Internal audit reveals serious problems at CanNor
Audit says agency broke almost every financial management rule since its creation
An internal audit has found the Canadian Northern Economic Development Agency, or CanNor, violated almost every financial management rule since its creation in 2009.
Prime Minister Stephen Harper created the federal agency to develop Canada's North. It manages about $75 million dollars a year.
In March, the comptroller general identified issues with CanNor. In a report, the comptroller noted the agency did not establish a financial management framework, which it is supposed to do according to its mandate. This means that it violated almost every one of these basic rules when it came to expense control, tendering contracts, credit card usage, travel and hospitality to its guests.
Jean-François Savard is a professor at the national school of public administration in Gatineau, Que., who specializes in aboriginal and northern affairs. Speaking to Radio-Canada, Savard says the situation is worrying.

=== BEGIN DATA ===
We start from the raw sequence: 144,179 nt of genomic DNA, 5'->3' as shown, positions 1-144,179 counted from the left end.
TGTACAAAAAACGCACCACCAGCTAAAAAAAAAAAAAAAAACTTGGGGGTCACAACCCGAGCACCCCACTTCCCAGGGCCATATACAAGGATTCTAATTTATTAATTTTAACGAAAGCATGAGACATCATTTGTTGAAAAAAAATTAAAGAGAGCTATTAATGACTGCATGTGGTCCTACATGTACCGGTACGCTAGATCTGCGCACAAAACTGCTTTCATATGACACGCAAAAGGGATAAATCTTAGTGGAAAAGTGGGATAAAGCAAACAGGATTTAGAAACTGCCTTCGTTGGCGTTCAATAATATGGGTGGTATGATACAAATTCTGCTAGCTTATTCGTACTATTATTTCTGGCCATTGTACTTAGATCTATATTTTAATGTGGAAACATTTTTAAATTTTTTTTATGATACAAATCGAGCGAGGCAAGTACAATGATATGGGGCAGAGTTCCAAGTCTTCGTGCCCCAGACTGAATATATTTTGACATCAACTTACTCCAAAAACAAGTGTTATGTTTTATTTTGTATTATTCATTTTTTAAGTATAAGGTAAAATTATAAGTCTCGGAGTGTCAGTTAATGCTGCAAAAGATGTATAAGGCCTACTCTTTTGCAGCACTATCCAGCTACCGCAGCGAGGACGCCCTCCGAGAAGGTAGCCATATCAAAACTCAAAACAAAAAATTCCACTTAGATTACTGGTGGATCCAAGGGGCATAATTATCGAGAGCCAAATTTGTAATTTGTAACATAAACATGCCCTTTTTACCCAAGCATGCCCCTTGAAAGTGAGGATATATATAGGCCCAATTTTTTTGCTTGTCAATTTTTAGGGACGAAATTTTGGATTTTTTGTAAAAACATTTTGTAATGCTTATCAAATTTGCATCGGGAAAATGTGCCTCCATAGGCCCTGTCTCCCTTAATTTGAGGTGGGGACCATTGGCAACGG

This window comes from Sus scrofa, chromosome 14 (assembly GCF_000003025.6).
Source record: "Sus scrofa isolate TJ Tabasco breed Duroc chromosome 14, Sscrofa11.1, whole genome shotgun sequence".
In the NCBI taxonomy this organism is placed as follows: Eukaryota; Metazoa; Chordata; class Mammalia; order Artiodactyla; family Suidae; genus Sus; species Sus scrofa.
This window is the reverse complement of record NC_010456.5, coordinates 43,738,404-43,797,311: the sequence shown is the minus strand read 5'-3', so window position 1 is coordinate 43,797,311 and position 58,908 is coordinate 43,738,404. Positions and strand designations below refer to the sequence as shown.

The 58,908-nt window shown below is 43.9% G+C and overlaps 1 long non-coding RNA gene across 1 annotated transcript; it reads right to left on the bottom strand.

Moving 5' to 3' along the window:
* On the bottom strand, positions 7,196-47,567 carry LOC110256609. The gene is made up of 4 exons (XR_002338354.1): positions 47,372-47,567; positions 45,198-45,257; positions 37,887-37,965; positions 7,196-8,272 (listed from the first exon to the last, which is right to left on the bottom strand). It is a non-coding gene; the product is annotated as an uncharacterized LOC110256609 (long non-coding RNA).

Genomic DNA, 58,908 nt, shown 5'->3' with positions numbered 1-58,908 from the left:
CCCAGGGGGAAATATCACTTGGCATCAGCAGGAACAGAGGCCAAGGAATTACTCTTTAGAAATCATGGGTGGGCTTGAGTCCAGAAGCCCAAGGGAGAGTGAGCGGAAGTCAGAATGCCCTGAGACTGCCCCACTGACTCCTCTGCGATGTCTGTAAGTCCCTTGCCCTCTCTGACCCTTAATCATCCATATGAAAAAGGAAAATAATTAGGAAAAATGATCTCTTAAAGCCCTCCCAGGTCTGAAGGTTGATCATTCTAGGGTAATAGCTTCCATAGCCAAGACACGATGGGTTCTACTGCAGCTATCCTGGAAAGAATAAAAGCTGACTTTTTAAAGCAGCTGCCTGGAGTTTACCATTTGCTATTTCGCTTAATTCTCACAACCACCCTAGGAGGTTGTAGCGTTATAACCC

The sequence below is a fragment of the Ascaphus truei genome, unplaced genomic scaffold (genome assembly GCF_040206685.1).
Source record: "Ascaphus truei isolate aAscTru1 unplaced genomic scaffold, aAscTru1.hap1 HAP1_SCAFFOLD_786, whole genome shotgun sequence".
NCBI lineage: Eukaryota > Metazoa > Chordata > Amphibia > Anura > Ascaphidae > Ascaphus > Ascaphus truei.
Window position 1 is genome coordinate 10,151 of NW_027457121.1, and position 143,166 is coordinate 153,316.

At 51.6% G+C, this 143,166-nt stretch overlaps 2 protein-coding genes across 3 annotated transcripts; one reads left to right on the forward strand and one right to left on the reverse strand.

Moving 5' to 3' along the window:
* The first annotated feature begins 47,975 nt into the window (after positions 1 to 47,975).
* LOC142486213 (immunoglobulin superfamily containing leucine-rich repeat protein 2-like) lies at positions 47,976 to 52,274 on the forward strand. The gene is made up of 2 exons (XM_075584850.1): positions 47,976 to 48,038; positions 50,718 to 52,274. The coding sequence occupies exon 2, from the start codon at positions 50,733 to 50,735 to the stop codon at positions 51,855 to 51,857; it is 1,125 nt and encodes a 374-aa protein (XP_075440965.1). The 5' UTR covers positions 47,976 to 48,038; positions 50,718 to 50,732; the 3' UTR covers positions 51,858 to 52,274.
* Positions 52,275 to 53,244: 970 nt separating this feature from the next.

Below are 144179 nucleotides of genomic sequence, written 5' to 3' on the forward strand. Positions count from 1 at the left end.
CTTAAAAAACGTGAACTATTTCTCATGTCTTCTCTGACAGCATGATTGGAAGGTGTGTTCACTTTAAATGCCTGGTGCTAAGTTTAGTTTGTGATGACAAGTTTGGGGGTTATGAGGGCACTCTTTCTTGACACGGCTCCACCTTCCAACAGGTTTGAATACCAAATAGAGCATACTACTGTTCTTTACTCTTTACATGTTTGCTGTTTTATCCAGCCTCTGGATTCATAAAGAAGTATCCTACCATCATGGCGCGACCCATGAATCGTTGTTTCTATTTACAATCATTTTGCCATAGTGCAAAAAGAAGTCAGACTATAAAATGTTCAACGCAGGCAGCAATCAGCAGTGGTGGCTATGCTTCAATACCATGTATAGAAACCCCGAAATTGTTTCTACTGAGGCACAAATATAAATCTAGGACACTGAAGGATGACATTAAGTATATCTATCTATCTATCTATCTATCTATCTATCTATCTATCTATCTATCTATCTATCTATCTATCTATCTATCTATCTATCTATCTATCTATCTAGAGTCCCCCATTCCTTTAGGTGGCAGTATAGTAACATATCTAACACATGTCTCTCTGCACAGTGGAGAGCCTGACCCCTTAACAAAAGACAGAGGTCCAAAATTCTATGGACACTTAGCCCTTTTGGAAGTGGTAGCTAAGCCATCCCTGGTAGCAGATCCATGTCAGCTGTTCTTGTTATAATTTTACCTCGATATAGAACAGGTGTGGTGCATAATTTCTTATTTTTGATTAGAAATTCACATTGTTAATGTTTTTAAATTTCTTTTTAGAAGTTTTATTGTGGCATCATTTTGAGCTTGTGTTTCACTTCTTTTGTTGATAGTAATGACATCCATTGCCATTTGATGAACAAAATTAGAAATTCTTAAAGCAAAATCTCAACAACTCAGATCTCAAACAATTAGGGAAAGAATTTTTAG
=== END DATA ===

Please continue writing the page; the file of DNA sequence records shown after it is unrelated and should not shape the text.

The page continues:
5 chief financial officers in 2 years
"These regulations are meant to ensure that public funds are well-managed, that there is no fraud, that there is no misuse of public funds," Savard said. "So, if those rules are not respected, it begs the question, 'what money has been well-spent?'"
Radio-Canada also learned the agency is now on its fifth chief financial officer, even though it was only created two years ago. Savard says this is an unusual turnover rate.
"It's very high, that is to say that there is a situation which is posing a problem, and which makes people prefer to leave than to stay," Savard said.
The agency was first led by Nicole Jauvin. She retired this summer and has since been rehired by health minister Leona Aglukkaq to temporarily advise the office on CanNor, at a salary of more than $200,000 a year.
Aglukkaq says she is looking forward to reading the final audit report when it is complete.
"It is a concern and … these are recommendations, these are internal audits that are done on a regular basis on any agency or any government department and I can assure you that the organization and the officials will be working to address the recommendations that were identified and to take corrective actions," she said at a press conference in Ottawa Thursday.
The minister added she hired Jauvin to help with the transition, and they are currently searching for her permanent replacement since she did retired.
"It’s important to have continuity and she’s continuing to provide assistance to us and I believe it’s until middle of this month to allow transition from her departure to a new person," said Aglukkaq.